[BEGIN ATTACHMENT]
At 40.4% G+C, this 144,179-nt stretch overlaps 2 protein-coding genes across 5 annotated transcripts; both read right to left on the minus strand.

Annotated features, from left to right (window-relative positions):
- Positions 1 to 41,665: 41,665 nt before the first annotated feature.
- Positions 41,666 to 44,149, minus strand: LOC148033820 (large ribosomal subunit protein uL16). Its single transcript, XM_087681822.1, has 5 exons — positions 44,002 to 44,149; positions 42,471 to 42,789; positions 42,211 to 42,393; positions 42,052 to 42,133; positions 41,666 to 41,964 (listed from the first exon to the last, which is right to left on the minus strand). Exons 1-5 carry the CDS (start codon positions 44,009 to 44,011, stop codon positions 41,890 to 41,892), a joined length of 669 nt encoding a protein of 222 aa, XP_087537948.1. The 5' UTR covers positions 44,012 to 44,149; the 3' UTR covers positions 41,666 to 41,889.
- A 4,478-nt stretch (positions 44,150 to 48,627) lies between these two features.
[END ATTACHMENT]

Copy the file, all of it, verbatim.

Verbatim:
At 40.4% G+C, this 144,179-nt stretch overlaps 2 protein-coding genes across 5 annotated transcripts; both read right to left on the minus strand.

Annotated features, from left to right (window-relative positions):
- Positions 1 to 41,665: 41,665 nt before the first annotated feature.
- Positions 41,666 to 44,149, minus strand: LOC148033820 (large ribosomal subunit protein uL16). Its single transcript, XM_087681822.1, has 5 exons — positions 44,002 to 44,149; positions 42,471 to 42,789; positions 42,211 to 42,393; positions 42,052 to 42,133; positions 41,666 to 41,964 (listed from the first exon to the last, which is right to left on the minus strand). Exons 1-5 carry the CDS (start codon positions 44,009 to 44,011, stop codon positions 41,890 to 41,892), a joined length of 669 nt encoding a protein of 222 aa, XP_087537948.1. The 5' UTR covers positions 44,012 to 44,149; the 3' UTR covers positions 41,666 to 41,889.
- A 4,478-nt stretch (positions 44,150 to 48,627) lies between these two features.